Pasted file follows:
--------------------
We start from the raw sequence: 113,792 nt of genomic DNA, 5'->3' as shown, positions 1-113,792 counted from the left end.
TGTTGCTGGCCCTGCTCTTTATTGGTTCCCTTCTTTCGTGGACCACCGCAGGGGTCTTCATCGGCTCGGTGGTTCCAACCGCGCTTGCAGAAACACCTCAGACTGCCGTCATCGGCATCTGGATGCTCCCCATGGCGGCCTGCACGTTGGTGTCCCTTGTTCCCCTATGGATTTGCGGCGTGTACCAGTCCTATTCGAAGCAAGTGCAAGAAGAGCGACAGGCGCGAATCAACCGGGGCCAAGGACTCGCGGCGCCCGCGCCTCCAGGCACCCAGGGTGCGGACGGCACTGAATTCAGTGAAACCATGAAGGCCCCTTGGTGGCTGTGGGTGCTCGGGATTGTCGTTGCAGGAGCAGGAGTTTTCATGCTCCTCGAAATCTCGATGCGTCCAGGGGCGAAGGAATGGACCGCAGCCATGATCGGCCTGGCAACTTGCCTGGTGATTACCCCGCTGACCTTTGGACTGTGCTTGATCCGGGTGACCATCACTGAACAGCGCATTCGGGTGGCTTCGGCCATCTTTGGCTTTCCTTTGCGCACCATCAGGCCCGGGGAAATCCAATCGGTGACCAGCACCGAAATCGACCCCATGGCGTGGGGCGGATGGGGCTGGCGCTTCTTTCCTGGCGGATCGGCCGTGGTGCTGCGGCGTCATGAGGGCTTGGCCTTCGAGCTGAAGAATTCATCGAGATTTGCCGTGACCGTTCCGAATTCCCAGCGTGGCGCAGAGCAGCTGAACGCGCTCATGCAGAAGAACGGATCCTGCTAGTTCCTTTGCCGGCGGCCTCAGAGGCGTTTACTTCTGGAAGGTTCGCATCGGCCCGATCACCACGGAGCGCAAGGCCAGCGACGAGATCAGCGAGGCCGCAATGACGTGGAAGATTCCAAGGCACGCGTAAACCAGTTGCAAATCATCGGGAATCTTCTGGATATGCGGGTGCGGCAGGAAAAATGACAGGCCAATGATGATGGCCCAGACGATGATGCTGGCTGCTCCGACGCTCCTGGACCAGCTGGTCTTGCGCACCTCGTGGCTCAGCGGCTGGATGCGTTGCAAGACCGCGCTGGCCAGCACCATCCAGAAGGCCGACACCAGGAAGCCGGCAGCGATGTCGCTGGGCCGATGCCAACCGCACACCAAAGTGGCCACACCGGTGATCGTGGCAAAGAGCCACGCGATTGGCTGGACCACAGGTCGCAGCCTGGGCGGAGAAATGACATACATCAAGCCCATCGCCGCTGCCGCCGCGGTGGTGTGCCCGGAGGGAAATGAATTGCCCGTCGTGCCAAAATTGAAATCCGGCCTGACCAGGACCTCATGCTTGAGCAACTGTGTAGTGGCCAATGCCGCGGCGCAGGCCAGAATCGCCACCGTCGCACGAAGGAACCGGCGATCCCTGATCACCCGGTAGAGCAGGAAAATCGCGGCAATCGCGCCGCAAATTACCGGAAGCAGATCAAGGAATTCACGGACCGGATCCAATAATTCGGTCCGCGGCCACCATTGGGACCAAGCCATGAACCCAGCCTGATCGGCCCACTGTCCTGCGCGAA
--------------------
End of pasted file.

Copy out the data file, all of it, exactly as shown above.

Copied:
We start from the raw sequence: 113,792 nt of genomic DNA, 5'->3' as shown, positions 1-113,792 counted from the left end.
TGTTGCTGGCCCTGCTCTTTATTGGTTCCCTTCTTTCGTGGACCACCGCAGGGGTCTTCATCGGCTCGGTGGTTCCAACCGCGCTTGCAGAAACACCTCAGACTGCCGTCATCGGCATCTGGATGCTCCCCATGGCGGCCTGCACGTTGGTGTCCCTTGTTCCCCTATGGATTTGCGGCGTGTACCAGTCCTATTCGAAGCAAGTGCAAGAAGAGCGACAGGCGCGAATCAACCGGGGCCAAGGACTCGCGGCGCCCGCGCCTCCAGGCACCCAGGGTGCGGACGGCACTGAATTCAGTGAAACCATGAAGGCCCCTTGGTGGCTGTGGGTGCTCGGGATTGTCGTTGCAGGAGCAGGAGTTTTCATGCTCCTCGAAATCTCGATGCGTCCAGGGGCGAAGGAATGGACCGCAGCCATGATCGGCCTGGCAACTTGCCTGGTGATTACCCCGCTGACCTTTGGACTGTGCTTGATCCGGGTGACCATCACTGAACAGCGCATTCGGGTGGCTTCGGCCATCTTTGGCTTTCCTTTGCGCACCATCAGGCCCGGGGAAATCCAATCGGTGACCAGCACCGAAATCGACCCCATGGCGTGGGGCGGATGGGGCTGGCGCTTCTTTCCTGGCGGATCGGCCGTGGTGCTGCGGCGTCATGAGGGCTTGGCCTTCGAGCTGAAGAATTCATCGAGATTTGCCGTGACCGTTCCGAATTCCCAGCGTGGCGCAGAGCAGCTGAACGCGCTCATGCAGAAGAACGGATCCTGCTAGTTCCTTTGCCGGCGGCCTCAGAGGCGTTTACTTCTGGAAGGTTCGCATCGGCCCGATCACCACGGAGCGCAAGGCCAGCGACGAGATCAGCGAGGCCGCAATGACGTGGAAGATTCCAAGGCACGCGTAAACCAGTTGCAAATCATCGGGAATCTTCTGGATATGCGGGTGCGGCAGGAAAAATGACAGGCCAATGATGATGGCCCAGACGATGATGCTGGCTGCTCCGACGCTCCTGGACCAGCTGGTCTTGCGCACCTCGTGGCTCAGCGGCTGGATGCGTTGCAAGACCGCGCTGGCCAGCACCATCCAGAAGGCCGACACCAGGAAGCCGGCAGCGATGTCGCTGGGCCGATGCCAACCGCACACCAAAGTGGCCACACCGGTGATCGTGGCAAAGAGCCACGCGATTGGCTGGACCACAGGTCGCAGCCTGGGCGGAGAAATGACATACATCAAGCCCATCGCCGCTGCCGCCGCGGTGGTGTGCCCGGAGGGAAATGAATTGCCCGTCGTGCCAAAATTGAAATCCGGCCTGACCAGGACCTCATGCTTGAGCAACTGTGTAGTGGCCAATGCCGCGGCGCAGGCCAGAATCGCCACCGTCGCACGAAGGAACCGGCGATCCCTGATCACCCGGTAGAGCAGGAAAATCGCGGCAATCGCGCCGCAAATTACCGGAAGCAGATCAAGGAATTCACGGACCGGATCCAATAATTCGGTCCGCGGCCACCATTGGGACCAAGCCATGAACCCAGCCTGATCGGCCCACTGTCCTGCGCGAA